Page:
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20121108
20121116
Search Results 0 to 7 of about 8 (some duplicates have been removed)
boehner and mitch mcconnell will say no increase in tax rate, 35% is it. i think the president will concede on that point. i think bainer and mcconnell will then accept the idea of cutting culling or capping the deductions each individual and the higher brackets can take, set a top limit on the deductions they can take and that will increase the revenue flow into the federal government. at the same time, the two congressmen, republicans, preserve the rates argument. they won't make all of their folks happy, but i think that's the deal in the works. >> greta: a couple of problems. number 1 is, the fact that -- today at least, i am always stunned when -- with the exception of senator tom coburn, i barely hear anyone talking about the tremendous amount of waste and fraud. we put up the example of the guy in the bathtub with the wine glass, which is a tiny, tiny bit, but it's representative of the mind-set here. no waste and frawpd fraud. they won't raise the tax rates, but when you do put caps on deductions, you are raising the effective rate. i mean, i guess they get -- i mean, i
. and rand paul who is very close to mitch mcconnell who runs the republican party in the senate. he told us he's going to start pushing for more lax marijuana laws, going to start pushing for a pathway to citizenship on illegal immigration. he said that this tea party conservatism that brought him power and some fame needs to recalibrate too and they need to use this libertarian strain to start to reach out to people in cities, in the northeast, they can't be a one-region party. again, it's not just bobby jindal, it's across the board where you have prominent, influential republicans re-thinking what it means to a republican. and that is, i think that is the one silver lining for the republican party from the results last week. >> by the way, jim, that's a big, big silver lining. a big silver lining. this is a party, this wasn't a goldwater type wipeout. it was a couple of percentage points in the popular vote. you have a president whose campaign team was brilliant and they outmaneuvered the republicans tactically in nine states. no doubt, we were out of touch with voters on issues, but it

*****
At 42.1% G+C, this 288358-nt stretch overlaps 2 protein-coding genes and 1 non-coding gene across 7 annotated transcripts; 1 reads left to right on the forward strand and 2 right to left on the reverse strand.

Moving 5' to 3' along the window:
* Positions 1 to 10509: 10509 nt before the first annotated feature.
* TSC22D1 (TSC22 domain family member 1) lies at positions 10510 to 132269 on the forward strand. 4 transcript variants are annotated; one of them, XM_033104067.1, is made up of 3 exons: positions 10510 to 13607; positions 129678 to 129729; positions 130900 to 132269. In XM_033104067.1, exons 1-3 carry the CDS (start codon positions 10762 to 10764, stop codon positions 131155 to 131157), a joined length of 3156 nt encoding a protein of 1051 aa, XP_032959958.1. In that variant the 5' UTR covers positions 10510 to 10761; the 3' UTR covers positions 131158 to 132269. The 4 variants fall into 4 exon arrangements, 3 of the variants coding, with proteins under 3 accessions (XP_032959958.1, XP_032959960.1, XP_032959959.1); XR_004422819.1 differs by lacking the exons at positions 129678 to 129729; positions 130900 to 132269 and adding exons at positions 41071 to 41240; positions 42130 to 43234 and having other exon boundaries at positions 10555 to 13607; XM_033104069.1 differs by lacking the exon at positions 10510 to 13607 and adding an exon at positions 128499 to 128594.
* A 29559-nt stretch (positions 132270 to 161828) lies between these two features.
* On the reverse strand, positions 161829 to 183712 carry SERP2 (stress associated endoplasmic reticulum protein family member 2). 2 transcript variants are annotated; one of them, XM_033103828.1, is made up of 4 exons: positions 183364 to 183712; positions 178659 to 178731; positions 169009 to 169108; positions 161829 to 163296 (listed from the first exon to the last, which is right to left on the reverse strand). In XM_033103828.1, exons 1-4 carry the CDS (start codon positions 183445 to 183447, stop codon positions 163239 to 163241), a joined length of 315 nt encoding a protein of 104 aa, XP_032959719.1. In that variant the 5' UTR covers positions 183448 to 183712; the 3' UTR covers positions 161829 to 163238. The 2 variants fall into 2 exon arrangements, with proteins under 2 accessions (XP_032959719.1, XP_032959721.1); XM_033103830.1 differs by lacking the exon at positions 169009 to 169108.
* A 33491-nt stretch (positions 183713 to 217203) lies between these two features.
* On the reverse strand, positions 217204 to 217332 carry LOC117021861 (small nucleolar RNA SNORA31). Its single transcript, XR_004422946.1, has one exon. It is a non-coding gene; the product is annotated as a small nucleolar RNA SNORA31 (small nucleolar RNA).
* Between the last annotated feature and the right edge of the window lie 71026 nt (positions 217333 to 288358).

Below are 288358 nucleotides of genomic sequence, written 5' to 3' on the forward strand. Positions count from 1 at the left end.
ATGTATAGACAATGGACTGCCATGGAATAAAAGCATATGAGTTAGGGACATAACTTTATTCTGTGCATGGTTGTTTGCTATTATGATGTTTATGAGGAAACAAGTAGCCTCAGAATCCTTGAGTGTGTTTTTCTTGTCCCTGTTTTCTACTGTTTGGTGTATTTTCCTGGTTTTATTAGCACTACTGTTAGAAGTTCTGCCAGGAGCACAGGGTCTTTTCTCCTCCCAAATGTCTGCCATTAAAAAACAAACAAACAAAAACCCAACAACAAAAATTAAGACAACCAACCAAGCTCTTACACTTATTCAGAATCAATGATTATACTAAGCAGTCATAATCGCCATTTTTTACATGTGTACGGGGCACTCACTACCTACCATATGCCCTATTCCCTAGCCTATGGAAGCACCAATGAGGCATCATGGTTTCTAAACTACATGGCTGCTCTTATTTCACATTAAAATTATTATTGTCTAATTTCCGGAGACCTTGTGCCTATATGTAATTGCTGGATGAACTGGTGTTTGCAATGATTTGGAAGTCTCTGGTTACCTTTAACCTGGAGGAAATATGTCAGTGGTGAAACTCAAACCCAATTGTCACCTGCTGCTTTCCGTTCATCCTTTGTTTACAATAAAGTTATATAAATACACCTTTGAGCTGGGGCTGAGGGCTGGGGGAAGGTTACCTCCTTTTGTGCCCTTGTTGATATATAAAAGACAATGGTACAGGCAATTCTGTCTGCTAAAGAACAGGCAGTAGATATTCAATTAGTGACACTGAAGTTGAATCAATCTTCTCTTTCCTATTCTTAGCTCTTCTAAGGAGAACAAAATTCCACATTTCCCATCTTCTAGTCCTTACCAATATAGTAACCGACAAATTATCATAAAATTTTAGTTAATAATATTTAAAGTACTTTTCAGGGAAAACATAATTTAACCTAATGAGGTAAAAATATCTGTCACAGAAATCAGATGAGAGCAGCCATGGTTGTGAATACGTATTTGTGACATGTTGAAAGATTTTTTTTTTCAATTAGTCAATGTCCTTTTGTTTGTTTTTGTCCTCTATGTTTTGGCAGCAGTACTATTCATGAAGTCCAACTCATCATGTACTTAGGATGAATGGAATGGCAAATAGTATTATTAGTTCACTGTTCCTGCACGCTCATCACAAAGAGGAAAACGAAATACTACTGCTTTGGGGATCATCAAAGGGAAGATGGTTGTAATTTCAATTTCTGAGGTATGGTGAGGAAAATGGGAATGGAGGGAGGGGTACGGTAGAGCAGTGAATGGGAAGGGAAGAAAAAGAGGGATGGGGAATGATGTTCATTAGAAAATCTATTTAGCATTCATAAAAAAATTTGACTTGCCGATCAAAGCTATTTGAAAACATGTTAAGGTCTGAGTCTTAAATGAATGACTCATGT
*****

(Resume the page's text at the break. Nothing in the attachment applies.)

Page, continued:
with john boehner and republicans and mitch mcconnell in the senate to try to, you know, tackle a few big things. i think one of the things my, the other guest said, which is just fallacious and wrong and shouldn't be repeated is that the idea that the raising rates on people over $250,000 is going to hit a majority of small business owners. >> simon, y a small business. you're a policy wonk. >> you keep saying it doesn't make it true. 97% of small business owners will be exempt from it. >> you have no clue. >> i'm going to finish. the i'm going to finish. under bill clinton we raised taxes on rich people. saw the biggest economic boom in american history. under george bush we lowered taxes on rich people go into economic ruin. >> this is problem with people with no connection. >> i'm going to i'm going to finish i'm going to finish. so there is not, based on our own experience a direct connection between raising rates and on wealthy people and economy going, going down. in fact the opposite happened. and so you can keep saying it doesn't make it true. rick: go ahead, pete. >> simon you h
and john boehner. can you help explain that? >> mitch mcconnell who runs the senate republican caucus, he's definitely playing the role of the bad cop in that he does not want to compromise at all on tax cuts, has taken a much more hard-line approach, has the bulk of his time talking to "the wall street journal" editorial page, basically speaking to the base. where you have speaker boehner talking in much more conciliatory tones and talking about getting a deal. i think that's going to be the dynamic. mitch mcconnell is up for re-election in 2014. in a very conservative state where it's not inconceivable the tea party would run somebody against him if he does not take a hard-line approach. people need to remember that as these negotiations unfold. for boehner, he wants a deal. i do want to comment a second on the interview you had with paul ryan. ryan might not think that there is a mandate, but the president does, congressional democrats do, and the public does, if you look at polling. and there's zero chance that the president is going to compromise on this, which is why i think there's
Search Results 0 to 7 of about 8 (some duplicates have been removed)